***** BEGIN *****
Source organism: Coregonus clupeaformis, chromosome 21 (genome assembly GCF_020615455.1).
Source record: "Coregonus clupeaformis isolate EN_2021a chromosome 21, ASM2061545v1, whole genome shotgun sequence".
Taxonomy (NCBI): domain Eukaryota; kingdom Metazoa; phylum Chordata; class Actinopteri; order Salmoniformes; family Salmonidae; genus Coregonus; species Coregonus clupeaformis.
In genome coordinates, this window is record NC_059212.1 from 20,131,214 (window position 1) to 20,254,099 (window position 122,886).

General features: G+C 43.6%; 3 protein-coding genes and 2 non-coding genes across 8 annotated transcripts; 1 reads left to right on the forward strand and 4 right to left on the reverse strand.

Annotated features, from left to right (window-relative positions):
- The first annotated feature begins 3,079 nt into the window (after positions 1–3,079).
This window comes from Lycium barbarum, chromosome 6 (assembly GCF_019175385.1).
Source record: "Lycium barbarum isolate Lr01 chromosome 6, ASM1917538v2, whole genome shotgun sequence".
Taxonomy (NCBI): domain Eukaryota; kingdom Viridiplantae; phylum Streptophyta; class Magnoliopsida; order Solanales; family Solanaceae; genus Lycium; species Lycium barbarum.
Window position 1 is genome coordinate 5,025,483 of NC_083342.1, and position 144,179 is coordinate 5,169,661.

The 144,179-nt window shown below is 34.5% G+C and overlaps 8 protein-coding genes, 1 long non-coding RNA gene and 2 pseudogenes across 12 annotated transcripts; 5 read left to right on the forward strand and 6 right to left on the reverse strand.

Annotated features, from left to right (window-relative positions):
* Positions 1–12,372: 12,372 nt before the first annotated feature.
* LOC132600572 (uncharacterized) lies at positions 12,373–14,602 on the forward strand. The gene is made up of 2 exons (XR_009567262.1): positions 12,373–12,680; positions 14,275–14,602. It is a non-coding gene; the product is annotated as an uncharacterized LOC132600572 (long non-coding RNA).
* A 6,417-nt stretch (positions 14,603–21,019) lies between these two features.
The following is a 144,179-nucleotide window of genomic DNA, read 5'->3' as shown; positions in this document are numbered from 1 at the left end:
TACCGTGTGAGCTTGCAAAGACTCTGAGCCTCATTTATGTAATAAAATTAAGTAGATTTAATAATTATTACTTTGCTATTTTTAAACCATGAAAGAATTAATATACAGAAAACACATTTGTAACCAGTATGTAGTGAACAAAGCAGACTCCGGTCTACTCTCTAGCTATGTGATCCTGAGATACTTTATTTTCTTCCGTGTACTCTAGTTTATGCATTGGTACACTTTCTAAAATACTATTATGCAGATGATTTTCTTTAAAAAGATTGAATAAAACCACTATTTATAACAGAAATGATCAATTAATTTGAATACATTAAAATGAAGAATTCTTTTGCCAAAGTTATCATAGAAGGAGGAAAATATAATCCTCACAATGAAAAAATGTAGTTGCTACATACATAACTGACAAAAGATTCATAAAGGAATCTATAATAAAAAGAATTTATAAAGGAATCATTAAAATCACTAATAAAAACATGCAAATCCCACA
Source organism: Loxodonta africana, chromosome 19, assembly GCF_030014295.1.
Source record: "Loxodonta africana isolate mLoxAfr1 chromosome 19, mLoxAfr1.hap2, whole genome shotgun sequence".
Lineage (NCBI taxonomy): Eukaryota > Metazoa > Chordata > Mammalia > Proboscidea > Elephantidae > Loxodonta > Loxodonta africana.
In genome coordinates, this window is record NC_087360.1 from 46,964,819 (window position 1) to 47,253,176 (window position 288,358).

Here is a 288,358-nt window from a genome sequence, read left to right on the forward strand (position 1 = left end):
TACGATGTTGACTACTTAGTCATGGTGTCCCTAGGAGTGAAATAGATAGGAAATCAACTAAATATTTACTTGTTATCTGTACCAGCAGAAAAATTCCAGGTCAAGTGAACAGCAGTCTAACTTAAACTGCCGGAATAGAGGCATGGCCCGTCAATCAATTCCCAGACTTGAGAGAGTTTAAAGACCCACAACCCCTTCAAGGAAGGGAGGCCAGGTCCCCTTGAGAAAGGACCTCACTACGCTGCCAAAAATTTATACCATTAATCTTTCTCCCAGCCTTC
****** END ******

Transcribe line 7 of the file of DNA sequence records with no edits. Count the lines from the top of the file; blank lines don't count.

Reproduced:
- The first annotated feature begins 3,079 nt into the window (after positions 1–3,079).